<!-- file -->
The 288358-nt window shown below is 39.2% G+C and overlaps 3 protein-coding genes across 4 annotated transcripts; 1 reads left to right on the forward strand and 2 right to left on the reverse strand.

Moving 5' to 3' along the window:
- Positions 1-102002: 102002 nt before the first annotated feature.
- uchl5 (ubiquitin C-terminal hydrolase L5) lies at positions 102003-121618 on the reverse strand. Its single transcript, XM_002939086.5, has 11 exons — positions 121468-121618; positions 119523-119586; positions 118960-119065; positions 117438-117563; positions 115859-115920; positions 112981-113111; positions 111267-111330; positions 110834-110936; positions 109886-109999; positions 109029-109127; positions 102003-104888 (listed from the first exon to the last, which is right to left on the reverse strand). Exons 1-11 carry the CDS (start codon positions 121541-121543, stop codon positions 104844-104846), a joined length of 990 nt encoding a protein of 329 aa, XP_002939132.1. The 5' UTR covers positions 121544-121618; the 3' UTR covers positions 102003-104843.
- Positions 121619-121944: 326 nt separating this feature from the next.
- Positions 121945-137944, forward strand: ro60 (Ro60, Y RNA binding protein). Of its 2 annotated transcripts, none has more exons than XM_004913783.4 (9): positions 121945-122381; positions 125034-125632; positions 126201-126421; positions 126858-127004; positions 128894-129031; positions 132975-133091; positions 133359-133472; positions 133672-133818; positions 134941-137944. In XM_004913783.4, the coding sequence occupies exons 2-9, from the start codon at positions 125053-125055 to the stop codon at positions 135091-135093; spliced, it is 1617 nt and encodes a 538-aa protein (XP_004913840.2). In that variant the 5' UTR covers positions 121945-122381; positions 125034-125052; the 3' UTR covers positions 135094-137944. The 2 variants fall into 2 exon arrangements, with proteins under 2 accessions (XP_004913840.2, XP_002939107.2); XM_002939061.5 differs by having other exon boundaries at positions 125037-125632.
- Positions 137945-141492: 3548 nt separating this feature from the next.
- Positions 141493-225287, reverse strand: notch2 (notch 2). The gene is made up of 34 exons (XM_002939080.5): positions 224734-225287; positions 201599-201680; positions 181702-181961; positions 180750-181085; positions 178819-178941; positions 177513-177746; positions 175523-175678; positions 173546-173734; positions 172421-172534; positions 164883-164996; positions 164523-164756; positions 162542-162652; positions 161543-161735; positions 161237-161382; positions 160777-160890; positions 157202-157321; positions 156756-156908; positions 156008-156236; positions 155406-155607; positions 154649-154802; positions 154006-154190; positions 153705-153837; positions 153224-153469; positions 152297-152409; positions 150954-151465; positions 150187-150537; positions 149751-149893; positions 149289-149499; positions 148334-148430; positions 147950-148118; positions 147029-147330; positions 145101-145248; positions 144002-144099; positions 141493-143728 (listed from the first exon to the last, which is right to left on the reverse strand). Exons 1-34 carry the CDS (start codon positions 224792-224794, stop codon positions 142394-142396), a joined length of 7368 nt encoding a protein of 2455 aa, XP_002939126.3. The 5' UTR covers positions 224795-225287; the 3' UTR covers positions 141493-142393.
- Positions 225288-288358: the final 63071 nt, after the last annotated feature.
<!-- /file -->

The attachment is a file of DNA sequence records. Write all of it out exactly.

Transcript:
The 288358-nt window shown below is 39.2% G+C and overlaps 3 protein-coding genes across 4 annotated transcripts; 1 reads left to right on the forward strand and 2 right to left on the reverse strand.

Moving 5' to 3' along the window:
- Positions 1-102002: 102002 nt before the first annotated feature.
- uchl5 (ubiquitin C-terminal hydrolase L5) lies at positions 102003-121618 on the reverse strand. Its single transcript, XM_002939086.5, has 11 exons — positions 121468-121618; positions 119523-119586; positions 118960-119065; positions 117438-117563; positions 115859-115920; positions 112981-113111; positions 111267-111330; positions 110834-110936; positions 109886-109999; positions 109029-109127; positions 102003-104888 (listed from the first exon to the last, which is right to left on the reverse strand). Exons 1-11 carry the CDS (start codon positions 121541-121543, stop codon positions 104844-104846), a joined length of 990 nt encoding a protein of 329 aa, XP_002939132.1. The 5' UTR covers positions 121544-121618; the 3' UTR covers positions 102003-104843.
- Positions 121619-121944: 326 nt separating this feature from the next.
- Positions 121945-137944, forward strand: ro60 (Ro60, Y RNA binding protein). Of its 2 annotated transcripts, none has more exons than XM_004913783.4 (9): positions 121945-122381; positions 125034-125632; positions 126201-126421; positions 126858-127004; positions 128894-129031; positions 132975-133091; positions 133359-133472; positions 133672-133818; positions 134941-137944. In XM_004913783.4, the coding sequence occupies exons 2-9, from the start codon at positions 125053-125055 to the stop codon at positions 135091-135093; spliced, it is 1617 nt and encodes a 538-aa protein (XP_004913840.2). In that variant the 5' UTR covers positions 121945-122381; positions 125034-125052; the 3' UTR covers positions 135094-137944. The 2 variants fall into 2 exon arrangements, with proteins under 2 accessions (XP_004913840.2, XP_002939107.2); XM_002939061.5 differs by having other exon boundaries at positions 125037-125632.
- Positions 137945-141492: 3548 nt separating this feature from the next.
- Positions 141493-225287, reverse strand: notch2 (notch 2). The gene is made up of 34 exons (XM_002939080.5): positions 224734-225287; positions 201599-201680; positions 181702-181961; positions 180750-181085; positions 178819-178941; positions 177513-177746; positions 175523-175678; positions 173546-173734; positions 172421-172534; positions 164883-164996; positions 164523-164756; positions 162542-162652; positions 161543-161735; positions 161237-161382; positions 160777-160890; positions 157202-157321; positions 156756-156908; positions 156008-156236; positions 155406-155607; positions 154649-154802; positions 154006-154190; positions 153705-153837; positions 153224-153469; positions 152297-152409; positions 150954-151465; positions 150187-150537; positions 149751-149893; positions 149289-149499; positions 148334-148430; positions 147950-148118; positions 147029-147330; positions 145101-145248; positions 144002-144099; positions 141493-143728 (listed from the first exon to the last, which is right to left on the reverse strand). Exons 1-34 carry the CDS (start codon positions 224792-224794, stop codon positions 142394-142396), a joined length of 7368 nt encoding a protein of 2455 aa, XP_002939126.3. The 5' UTR covers positions 224795-225287; the 3' UTR covers positions 141493-142393.
- Positions 225288-288358: the final 63071 nt, after the last annotated feature.